Q&A: Instagram Exec James Quarles Plans to Turn Strava Into a Social Publisher for Athletes

The app is moving into original content

Strava wants to be a go-to app like Instagram for sports. Strava
Headshot of Lauren Johnson

Are athletes the next big influencers? Strava, an 8-year-old social network for athletes that claims to add 1 million new users every 45 days, raised a few eyebrows a week ago when it announced it had hired Instagram Business’ vp James Quarles as CEO.

According to Strava, the team searched for 15 months before landing on Quarles. The app lets athletes log their workouts and connect with other athletes to share tips and tricks, but it also has big goals, including allowing those athletes to crank out original content. Last week, Strava launched a program called Athlete Posts in which 36 athletes will try to build a following and community by publishing posts that pop up in news feeds—something Quarles has spent six years doing at Facebook and Instagram.

“Community first is a principal of Instagram, and I think it’s how the whole Strava team have operated in that you look for experiences where content and production from the community increases the value of it,” said Quarles.

Adweek spoke with Quarles about joining Strava and how he plans to build a network of news feed-like original content and partnerships. 

(L. to r.) Mark Gainey (co-founder and current CEO), James Quarles, Michael Horvath (co-founder and board member)

Adweek: Why leave Instagram for this role?
James Quarles: A question my mom asked as well [laughs]. I’ve had a great time at Instagram and Facebook—it’s been six years. I’m very proud of the community we’ve built, the company and the state it’s in.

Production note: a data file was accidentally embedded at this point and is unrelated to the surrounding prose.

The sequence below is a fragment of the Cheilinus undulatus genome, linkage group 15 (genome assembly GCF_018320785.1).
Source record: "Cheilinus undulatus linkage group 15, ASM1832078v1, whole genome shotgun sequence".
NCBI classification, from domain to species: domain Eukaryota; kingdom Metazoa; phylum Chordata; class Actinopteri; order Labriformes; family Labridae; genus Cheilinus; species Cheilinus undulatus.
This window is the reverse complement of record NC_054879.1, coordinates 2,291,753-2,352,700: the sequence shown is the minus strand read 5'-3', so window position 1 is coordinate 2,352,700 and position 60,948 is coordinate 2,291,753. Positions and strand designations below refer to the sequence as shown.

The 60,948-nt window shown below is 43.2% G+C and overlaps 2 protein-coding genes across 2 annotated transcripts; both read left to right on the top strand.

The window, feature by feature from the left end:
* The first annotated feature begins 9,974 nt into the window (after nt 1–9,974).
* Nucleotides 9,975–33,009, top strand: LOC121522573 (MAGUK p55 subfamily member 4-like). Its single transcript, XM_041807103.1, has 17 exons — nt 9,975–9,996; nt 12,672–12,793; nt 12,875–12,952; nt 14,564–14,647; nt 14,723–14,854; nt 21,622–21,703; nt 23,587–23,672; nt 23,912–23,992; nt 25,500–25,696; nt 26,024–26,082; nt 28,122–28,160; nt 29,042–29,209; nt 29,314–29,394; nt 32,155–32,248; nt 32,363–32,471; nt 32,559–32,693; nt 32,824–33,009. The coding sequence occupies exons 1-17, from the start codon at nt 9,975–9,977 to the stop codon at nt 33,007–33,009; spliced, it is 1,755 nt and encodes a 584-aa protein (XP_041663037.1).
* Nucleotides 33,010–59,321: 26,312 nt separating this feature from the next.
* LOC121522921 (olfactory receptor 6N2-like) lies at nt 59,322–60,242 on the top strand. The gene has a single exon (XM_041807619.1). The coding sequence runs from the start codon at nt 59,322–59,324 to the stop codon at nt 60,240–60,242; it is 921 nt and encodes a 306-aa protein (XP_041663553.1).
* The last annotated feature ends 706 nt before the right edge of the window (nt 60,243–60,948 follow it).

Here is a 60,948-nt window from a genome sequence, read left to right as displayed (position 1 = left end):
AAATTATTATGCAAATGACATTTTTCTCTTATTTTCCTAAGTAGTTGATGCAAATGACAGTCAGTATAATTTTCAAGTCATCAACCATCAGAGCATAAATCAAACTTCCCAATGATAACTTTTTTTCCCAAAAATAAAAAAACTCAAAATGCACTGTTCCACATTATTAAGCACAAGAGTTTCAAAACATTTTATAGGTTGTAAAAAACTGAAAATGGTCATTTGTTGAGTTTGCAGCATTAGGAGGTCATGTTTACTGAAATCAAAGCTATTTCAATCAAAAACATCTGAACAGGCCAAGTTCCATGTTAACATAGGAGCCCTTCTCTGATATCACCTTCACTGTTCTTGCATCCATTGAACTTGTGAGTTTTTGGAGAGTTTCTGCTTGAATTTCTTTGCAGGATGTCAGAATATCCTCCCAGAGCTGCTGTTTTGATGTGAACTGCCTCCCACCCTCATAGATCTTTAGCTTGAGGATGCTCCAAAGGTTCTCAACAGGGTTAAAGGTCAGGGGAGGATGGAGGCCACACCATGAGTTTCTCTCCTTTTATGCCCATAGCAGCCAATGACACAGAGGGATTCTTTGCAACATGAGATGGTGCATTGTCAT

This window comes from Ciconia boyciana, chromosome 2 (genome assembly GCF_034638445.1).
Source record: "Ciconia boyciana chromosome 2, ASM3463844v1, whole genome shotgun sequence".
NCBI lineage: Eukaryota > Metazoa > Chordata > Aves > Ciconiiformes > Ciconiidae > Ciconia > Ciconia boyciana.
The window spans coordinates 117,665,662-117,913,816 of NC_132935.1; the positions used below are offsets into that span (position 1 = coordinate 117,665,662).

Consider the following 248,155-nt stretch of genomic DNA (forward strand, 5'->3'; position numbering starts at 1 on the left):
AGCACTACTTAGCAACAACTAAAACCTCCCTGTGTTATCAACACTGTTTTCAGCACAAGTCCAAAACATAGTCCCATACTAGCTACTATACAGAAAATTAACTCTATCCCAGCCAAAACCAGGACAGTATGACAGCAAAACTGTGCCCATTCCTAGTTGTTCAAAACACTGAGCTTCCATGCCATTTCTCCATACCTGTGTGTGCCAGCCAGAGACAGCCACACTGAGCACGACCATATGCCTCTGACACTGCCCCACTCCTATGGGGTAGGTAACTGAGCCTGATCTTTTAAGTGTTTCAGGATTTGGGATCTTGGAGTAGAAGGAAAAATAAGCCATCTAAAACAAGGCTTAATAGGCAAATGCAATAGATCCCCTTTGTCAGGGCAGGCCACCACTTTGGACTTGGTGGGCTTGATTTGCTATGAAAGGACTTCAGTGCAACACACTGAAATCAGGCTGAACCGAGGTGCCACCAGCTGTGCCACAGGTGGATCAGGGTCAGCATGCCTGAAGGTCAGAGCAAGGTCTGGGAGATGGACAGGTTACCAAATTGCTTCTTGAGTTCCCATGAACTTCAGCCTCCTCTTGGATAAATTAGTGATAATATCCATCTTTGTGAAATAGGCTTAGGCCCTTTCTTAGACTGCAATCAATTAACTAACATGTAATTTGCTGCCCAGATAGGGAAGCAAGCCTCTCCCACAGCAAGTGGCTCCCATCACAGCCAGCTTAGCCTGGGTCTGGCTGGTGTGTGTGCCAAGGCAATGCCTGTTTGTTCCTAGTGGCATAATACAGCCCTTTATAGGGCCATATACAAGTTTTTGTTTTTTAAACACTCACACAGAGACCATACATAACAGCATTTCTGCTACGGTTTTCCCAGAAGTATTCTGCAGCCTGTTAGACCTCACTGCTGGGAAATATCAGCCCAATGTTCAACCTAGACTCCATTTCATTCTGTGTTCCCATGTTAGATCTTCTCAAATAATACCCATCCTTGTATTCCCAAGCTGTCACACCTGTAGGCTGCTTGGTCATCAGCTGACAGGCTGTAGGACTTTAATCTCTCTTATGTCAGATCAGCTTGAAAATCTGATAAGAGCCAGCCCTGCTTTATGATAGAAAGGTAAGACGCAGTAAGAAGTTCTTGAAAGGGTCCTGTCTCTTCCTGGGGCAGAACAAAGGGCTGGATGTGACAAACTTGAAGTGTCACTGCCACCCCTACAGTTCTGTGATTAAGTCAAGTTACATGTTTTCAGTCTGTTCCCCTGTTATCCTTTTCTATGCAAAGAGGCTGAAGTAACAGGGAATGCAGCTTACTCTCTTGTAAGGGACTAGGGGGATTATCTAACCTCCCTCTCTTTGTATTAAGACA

But the thing that attracted me to Strava was the strength of the product. There are super passionate people using it, and that’s a very good sign.

The [founders and board] have a very big vision and mission for the company. Their ambition is much more than some people’s perceptions about just being a tracking app. They want to be one of the next great sports brands of the 21st century, and that’s pretty exciting to me.

I think the strategy to get there involves a lot of things that I have some familiarity with, particularly around building a really engaged community—in this case, it’s an athlete community.

What did you learn about building a community at Instagram that can apply to Strava?
In Instagram, we use channels like editorial and partnerships with amazing accounts you can find all over the world. I think the same is true here. Sports is such a huge passion, whether it’s cycling, running, triathletes, swimmers or people who are just training for their first 10K—can you help the content that people share inspire others?

The offline impact that this thing creates is similar to Instagram. Can you help people find a new place when they’re traveling to go for a run? Can you help them find a group of people who on Sunday mornings are also going out to cycle? Can you give them tips for managing two careers and where in the workweek do you find the time to integrate fitness with your job? Those are all the things that I think are direct parallels.

How big of a global audience is Strava, and what types of athletes are most active?
The community is tens of millions—we add about a million every 45 days—and it’s 80 percent outside of the United States, so it’s very much an international community, which I love.

There are 17,000 partners who also have devices and interface with our API. So you think of the watch companies and any of the heart-rate tracking—all of that content feeds into Strava. As more and more of the device price points come down, people are taking them with them on their activities like skiing or CrossFit. I think over time you’ll see the company expand and be much more multisport.

@laurenjohnson lauren.johnson@adweek.com Lauren Johnson is a senior technology editor for Adweek, where she specializes in covering mobile, social platforms and emerging tech.